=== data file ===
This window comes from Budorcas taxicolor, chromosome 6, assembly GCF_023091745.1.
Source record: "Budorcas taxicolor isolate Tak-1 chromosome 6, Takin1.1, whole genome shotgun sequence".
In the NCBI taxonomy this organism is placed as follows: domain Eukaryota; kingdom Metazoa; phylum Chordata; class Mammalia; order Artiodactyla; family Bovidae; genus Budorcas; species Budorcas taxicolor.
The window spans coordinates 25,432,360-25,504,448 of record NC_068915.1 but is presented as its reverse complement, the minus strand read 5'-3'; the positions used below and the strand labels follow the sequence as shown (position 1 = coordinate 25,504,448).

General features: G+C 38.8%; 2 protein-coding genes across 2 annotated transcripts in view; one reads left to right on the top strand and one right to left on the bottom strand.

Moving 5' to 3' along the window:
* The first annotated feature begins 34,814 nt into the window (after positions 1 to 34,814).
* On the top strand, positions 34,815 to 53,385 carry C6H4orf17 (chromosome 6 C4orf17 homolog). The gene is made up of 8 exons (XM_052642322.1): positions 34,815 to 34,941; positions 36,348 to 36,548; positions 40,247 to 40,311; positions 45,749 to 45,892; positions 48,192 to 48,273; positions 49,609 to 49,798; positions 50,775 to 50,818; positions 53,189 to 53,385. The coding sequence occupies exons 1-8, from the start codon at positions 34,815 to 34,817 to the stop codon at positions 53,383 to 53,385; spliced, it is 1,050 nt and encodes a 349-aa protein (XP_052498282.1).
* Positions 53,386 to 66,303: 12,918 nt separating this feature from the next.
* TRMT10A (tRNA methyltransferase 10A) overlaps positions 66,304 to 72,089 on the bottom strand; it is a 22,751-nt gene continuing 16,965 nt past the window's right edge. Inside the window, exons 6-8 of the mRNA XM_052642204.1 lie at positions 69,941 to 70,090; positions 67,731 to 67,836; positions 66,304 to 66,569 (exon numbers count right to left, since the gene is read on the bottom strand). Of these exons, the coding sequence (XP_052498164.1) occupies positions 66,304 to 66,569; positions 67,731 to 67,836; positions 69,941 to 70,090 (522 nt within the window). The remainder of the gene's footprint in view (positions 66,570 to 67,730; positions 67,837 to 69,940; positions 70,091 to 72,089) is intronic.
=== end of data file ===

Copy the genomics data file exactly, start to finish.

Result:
This window comes from Budorcas taxicolor, chromosome 6, assembly GCF_023091745.1.
Source record: "Budorcas taxicolor isolate Tak-1 chromosome 6, Takin1.1, whole genome shotgun sequence".
In the NCBI taxonomy this organism is placed as follows: domain Eukaryota; kingdom Metazoa; phylum Chordata; class Mammalia; order Artiodactyla; family Bovidae; genus Budorcas; species Budorcas taxicolor.
The window spans coordinates 25,432,360-25,504,448 of record NC_068915.1 but is presented as its reverse complement, the minus strand read 5'-3'; the positions used below and the strand labels follow the sequence as shown (position 1 = coordinate 25,504,448).

General features: G+C 38.8%; 2 protein-coding genes across 2 annotated transcripts in view; one reads left to right on the top strand and one right to left on the bottom strand.

Moving 5' to 3' along the window:
* The first annotated feature begins 34,814 nt into the window (after positions 1 to 34,814).
* On the top strand, positions 34,815 to 53,385 carry C6H4orf17 (chromosome 6 C4orf17 homolog). The gene is made up of 8 exons (XM_052642322.1): positions 34,815 to 34,941; positions 36,348 to 36,548; positions 40,247 to 40,311; positions 45,749 to 45,892; positions 48,192 to 48,273; positions 49,609 to 49,798; positions 50,775 to 50,818; positions 53,189 to 53,385. The coding sequence occupies exons 1-8, from the start codon at positions 34,815 to 34,817 to the stop codon at positions 53,383 to 53,385; spliced, it is 1,050 nt and encodes a 349-aa protein (XP_052498282.1).
* Positions 53,386 to 66,303: 12,918 nt separating this feature from the next.
* TRMT10A (tRNA methyltransferase 10A) overlaps positions 66,304 to 72,089 on the bottom strand; it is a 22,751-nt gene continuing 16,965 nt past the window's right edge. Inside the window, exons 6-8 of the mRNA XM_052642204.1 lie at positions 69,941 to 70,090; positions 67,731 to 67,836; positions 66,304 to 66,569 (exon numbers count right to left, since the gene is read on the bottom strand). Of these exons, the coding sequence (XP_052498164.1) occupies positions 66,304 to 66,569; positions 67,731 to 67,836; positions 69,941 to 70,090 (522 nt within the window). The remainder of the gene's footprint in view (positions 66,570 to 67,730; positions 67,837 to 69,940; positions 70,091 to 72,089) is intronic.